TNM reports that soon after the new guidelines were released, three Chinese firms were ordered to sell their stakes in three Canadian junior mining companies.
Zee tells TNM he sees the new approach as a “significant” policy shift, and said there was no precedent for the divestment order. “Prior to these ordered divestments there hadn’t been a case where a critical mineral asset was ordered to be divested in Canada.” Zee noted that Shandong Gold Mining’s proposed takeover of TMAC Resources in 2020 was rejected because of the strategic Arctic location of TMAC’s Hope Bay project.
Sander says with the Canadian government's new policy, “There appear to be a class of investors that are being cautioned that their investment may not be welcome in Canada at this point. I think the question that industry’s got to have top of mind is if that decision is made by the government that there are certain investors we don’t want, what will be done to encourage the investors we do want, as we clearly are creating a hole in the Canadian economy for the development of projects?”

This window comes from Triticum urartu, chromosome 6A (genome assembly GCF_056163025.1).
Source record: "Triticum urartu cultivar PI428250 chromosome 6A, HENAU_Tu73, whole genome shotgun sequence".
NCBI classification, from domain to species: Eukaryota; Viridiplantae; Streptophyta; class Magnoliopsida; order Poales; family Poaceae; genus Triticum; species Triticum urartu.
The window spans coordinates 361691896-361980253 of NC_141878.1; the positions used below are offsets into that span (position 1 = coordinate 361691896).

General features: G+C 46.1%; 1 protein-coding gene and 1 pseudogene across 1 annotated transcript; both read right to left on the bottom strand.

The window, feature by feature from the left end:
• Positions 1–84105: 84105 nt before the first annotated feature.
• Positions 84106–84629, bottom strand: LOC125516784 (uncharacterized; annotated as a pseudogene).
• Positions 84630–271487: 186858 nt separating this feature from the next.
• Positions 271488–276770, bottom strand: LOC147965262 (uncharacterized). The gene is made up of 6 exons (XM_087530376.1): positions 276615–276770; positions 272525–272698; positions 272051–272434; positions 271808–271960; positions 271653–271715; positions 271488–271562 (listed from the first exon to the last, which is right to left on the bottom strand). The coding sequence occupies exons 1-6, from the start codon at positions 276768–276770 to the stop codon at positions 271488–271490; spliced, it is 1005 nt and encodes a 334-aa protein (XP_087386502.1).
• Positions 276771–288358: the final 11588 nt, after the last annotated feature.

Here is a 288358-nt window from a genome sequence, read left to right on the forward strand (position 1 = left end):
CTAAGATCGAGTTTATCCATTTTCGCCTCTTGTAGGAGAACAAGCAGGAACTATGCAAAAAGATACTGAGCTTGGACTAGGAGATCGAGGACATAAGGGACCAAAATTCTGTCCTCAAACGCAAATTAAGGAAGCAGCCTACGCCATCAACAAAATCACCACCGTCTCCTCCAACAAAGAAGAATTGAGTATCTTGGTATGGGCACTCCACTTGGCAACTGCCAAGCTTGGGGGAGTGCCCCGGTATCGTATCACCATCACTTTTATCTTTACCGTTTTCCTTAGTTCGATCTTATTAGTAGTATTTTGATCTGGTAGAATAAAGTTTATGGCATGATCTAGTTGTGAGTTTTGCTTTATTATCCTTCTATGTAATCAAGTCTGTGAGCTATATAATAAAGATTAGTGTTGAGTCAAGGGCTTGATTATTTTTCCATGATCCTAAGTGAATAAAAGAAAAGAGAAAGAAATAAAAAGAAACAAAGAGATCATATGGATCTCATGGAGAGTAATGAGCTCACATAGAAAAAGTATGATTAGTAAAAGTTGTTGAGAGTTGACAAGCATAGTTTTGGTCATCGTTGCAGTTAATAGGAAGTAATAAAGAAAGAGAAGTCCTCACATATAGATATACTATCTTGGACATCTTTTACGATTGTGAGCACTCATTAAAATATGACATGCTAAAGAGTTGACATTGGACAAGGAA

“There’s been a lot of focus on China in particular in this policy, but it is an SOE policy and there are a lot of SOEs in the broader global economy from various states, so this should be expected to have wider implications for foreign direct investment into Canada and into Canadian companies.”
Canada Draws a Line on Critical Minerals, but Leaves Unanswered Questions is written by Alisha Hiyate.